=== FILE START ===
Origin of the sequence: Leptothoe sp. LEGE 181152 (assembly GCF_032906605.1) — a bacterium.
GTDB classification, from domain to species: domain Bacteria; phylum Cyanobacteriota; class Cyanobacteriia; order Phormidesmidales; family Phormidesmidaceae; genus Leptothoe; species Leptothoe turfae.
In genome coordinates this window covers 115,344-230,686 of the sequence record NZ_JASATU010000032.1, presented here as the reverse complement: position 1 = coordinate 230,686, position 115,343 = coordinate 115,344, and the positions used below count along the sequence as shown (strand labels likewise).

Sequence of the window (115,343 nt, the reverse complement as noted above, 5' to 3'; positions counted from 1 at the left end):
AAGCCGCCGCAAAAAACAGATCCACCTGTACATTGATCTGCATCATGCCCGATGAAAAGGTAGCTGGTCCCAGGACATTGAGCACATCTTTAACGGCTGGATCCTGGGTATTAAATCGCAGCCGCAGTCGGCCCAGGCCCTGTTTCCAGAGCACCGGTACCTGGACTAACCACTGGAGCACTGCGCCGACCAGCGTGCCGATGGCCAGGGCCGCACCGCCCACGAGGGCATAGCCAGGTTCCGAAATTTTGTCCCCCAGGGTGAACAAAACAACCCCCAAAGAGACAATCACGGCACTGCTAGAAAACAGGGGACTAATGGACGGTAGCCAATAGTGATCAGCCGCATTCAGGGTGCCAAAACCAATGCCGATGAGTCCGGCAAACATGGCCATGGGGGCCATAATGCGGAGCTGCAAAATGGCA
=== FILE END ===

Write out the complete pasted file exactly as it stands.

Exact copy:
Origin of the sequence: Leptothoe sp. LEGE 181152 (assembly GCF_032906605.1) — a bacterium.
GTDB classification, from domain to species: domain Bacteria; phylum Cyanobacteriota; class Cyanobacteriia; order Phormidesmidales; family Phormidesmidaceae; genus Leptothoe; species Leptothoe turfae.
In genome coordinates this window covers 115,344-230,686 of the sequence record NZ_JASATU010000032.1, presented here as the reverse complement: position 1 = coordinate 230,686, position 115,343 = coordinate 115,344, and the positions used below count along the sequence as shown (strand labels likewise).

Sequence of the window (115,343 nt, the reverse complement as noted above, 5' to 3'; positions counted from 1 at the left end):
AAGCCGCCGCAAAAAACAGATCCACCTGTACATTGATCTGCATCATGCCCGATGAAAAGGTAGCTGGTCCCAGGACATTGAGCACATCTTTAACGGCTGGATCCTGGGTATTAAATCGCAGCCGCAGTCGGCCCAGGCCCTGTTTCCAGAGCACCGGTACCTGGACTAACCACTGGAGCACTGCGCCGACCAGCGTGCCGATGGCCAGGGCCGCACCGCCCACGAGGGCATAGCCAGGTTCCGAAATTTTGTCCCCCAGGGTGAACAAAACAACCCCCAAAGAGACAATCACGGCACTGCTAGAAAACAGGGGACTAATGGACGGTAGCCAATAGTGATCAGCCGCATTCAGGGTGCCAAAACCAATGCCGATGAGTCCGGCAAACATGGCCATGGGGGCCATAATGCGGAGCTGCAAAATGGCA